From Handheld Bandsaw To Shop Bandsaw

If you grow up around a workshop then the chances are that you’ll have the most respect for saws. Formative years being constantly warned by parents about their risks leave an indelible mark on the nascent maker, and leave them visibly less cavalier on the matter than for example other hackspace members.┬áThe fact remains that saws offer some of the most ready opportunities for danger in your workshop. But which are the least hazardous? In the workshop near where this is being written, definitely a bandsaw is far preferable to a circular saw when it comes to finger retention.

[Making Stuff] has a portable bandsaw, contained in effect within a large handheld power tool. He’s put up a video detailing how he modified it to serve as a more conventional vertical or horizontal bandsaw, with the addition of a sturdily built welded tubular frame and table.

The video starts with the removal of the plastic surround to the trigger and ┬áhand grip, then proceeds through the various stages of cutting, measuring, drilling, and welding. The pivot point is the crank bearing from a bicycle, and in a slightly overcomplex touch the switch is a solid state relay rather than something conventional. The metal work is well executed, and while the engineering is noting special and most Hackaday readers could do similar, it has the compelling quality of a workshop video in which everything is done right and the results are well presented. You might not make this saw, but if you had one it wouldn’t disappoint you. The full video is below the break.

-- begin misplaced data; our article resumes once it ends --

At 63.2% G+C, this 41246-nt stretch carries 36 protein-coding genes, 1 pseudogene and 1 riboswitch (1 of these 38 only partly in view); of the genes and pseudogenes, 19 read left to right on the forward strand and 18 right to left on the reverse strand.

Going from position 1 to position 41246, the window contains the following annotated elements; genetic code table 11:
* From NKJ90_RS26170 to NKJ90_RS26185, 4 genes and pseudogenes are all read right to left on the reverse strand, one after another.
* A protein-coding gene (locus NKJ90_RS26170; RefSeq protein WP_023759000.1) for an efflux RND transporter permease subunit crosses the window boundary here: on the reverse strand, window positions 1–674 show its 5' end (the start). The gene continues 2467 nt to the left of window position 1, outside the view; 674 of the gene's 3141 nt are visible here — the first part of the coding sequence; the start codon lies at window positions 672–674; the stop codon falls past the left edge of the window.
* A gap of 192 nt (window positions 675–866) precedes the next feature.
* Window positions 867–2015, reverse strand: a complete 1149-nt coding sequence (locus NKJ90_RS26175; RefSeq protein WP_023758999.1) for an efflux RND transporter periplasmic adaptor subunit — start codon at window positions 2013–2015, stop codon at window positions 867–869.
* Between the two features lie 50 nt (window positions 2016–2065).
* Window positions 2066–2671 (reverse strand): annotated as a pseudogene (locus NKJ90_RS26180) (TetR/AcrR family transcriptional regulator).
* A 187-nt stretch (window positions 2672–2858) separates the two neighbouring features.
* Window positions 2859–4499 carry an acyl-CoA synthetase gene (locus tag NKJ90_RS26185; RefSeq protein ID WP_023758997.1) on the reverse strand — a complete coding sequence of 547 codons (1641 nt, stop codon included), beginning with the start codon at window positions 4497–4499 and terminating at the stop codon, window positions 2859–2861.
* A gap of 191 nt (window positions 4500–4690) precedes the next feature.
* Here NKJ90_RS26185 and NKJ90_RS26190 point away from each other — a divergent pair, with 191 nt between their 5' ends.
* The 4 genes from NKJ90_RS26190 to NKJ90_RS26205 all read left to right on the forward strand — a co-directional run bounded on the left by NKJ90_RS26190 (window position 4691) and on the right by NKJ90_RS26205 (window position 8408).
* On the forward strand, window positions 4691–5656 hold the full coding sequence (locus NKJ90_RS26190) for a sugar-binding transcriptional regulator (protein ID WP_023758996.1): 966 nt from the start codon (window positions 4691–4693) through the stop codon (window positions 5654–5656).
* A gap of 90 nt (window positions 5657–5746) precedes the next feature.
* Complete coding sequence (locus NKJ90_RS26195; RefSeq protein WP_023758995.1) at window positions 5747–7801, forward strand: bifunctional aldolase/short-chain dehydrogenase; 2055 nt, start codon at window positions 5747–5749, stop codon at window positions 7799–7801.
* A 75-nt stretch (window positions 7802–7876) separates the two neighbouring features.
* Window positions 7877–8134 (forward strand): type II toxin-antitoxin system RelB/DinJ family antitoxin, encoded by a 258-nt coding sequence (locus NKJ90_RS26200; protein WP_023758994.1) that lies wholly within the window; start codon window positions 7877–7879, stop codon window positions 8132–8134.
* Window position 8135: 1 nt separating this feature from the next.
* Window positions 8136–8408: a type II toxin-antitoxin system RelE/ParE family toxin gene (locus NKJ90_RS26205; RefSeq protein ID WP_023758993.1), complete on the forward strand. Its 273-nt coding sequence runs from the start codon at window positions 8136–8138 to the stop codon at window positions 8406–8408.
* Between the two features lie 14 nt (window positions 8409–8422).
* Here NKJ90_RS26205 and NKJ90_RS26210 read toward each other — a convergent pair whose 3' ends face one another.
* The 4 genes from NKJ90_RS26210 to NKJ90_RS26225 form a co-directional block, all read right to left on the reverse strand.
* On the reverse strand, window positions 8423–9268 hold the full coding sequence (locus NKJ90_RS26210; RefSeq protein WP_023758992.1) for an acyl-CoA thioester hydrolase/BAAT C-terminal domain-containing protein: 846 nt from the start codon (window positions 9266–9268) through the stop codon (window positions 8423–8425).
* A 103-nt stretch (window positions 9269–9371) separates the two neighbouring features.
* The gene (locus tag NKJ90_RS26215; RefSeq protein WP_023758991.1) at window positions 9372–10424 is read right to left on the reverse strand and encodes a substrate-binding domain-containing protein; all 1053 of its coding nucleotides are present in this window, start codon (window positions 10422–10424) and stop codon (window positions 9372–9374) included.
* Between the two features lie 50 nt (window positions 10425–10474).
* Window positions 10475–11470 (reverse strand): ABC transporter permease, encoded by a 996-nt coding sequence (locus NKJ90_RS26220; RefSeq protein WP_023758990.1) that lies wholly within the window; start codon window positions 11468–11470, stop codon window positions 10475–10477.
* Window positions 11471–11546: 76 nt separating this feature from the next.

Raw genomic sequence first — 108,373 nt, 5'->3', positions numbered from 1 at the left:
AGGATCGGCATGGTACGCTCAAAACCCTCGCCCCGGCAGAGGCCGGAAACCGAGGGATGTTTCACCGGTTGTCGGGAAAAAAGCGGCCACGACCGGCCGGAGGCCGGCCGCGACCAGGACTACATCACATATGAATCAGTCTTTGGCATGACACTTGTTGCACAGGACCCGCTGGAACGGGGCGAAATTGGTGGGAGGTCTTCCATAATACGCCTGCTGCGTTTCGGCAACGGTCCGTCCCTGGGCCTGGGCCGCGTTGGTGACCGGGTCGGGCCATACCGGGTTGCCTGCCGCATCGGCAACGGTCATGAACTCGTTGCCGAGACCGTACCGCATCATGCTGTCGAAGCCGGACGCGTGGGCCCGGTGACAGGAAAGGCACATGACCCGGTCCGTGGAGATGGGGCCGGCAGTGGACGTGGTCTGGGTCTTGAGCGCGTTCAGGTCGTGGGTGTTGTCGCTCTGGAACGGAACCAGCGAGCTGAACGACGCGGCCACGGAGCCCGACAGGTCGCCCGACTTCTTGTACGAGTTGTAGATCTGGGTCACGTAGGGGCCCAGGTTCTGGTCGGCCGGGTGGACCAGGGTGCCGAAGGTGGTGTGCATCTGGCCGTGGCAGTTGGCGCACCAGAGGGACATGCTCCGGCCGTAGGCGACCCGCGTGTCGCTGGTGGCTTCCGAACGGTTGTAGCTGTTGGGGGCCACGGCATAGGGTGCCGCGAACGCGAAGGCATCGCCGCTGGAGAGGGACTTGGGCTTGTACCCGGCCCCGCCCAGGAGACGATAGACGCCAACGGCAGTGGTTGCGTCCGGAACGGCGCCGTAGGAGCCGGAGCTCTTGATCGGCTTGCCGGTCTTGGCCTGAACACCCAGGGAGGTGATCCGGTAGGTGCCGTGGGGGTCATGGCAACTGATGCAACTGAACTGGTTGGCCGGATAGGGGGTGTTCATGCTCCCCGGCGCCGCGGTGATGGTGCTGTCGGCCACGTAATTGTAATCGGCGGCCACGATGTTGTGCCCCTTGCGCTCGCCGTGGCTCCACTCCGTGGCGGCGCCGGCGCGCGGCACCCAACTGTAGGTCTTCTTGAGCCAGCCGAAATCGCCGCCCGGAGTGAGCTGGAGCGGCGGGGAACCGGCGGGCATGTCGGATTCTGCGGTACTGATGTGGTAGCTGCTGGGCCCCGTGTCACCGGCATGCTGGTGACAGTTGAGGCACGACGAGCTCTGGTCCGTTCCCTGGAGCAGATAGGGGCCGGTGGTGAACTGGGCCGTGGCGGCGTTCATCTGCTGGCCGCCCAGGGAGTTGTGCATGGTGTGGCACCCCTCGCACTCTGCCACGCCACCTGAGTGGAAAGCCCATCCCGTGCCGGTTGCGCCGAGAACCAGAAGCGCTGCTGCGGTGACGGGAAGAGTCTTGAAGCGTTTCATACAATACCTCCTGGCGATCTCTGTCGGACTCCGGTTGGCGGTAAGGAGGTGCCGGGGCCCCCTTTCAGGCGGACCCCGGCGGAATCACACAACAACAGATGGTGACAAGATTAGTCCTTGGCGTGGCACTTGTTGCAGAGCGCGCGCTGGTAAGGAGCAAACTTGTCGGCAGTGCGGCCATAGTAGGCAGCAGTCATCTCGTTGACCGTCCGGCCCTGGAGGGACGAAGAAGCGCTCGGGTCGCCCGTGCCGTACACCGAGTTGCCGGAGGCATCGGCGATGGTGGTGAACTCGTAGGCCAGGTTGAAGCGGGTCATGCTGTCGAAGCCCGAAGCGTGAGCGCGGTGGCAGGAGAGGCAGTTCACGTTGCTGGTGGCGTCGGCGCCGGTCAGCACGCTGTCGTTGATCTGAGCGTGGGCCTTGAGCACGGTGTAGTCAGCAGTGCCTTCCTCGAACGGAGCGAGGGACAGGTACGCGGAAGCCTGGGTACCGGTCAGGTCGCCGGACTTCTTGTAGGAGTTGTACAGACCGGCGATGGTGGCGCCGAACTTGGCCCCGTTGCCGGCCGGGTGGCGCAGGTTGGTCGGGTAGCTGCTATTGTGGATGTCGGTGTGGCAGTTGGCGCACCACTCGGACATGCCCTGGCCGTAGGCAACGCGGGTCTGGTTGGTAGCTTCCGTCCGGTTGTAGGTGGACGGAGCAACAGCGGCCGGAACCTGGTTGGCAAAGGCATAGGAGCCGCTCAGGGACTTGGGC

Continue reading “From Handheld Bandsaw To Shop Bandsaw”

3D Printed Linkage Produces Automatic Hacksaw!

The more tools you have the better. Unfortunately, not everyone has the space, or the money for full-size equipment. Looking to expand his maker capabilities, [Bruno] had the clever idea to turn a hand-tool, into a power tool. One we’ve never even seen before — a powered hacksaw.

Using his 3D printer he designed a linkage system, not unlike a steam locomotive drive to turn rotary motion from a geared motor into linear motion. Not only that, it also angles the hacksaw as it goes. 3D printed brackets hold the hacksaw in place, and weight can be added to the top to adjust the cutting speed. He even 3D printed a guide for his vice to line up the material to where the blade will cut.

It’s a bit slow, but it’s fantastic at making cuts! Continue reading “3D Printed Linkage Produces Automatic Hacksaw!”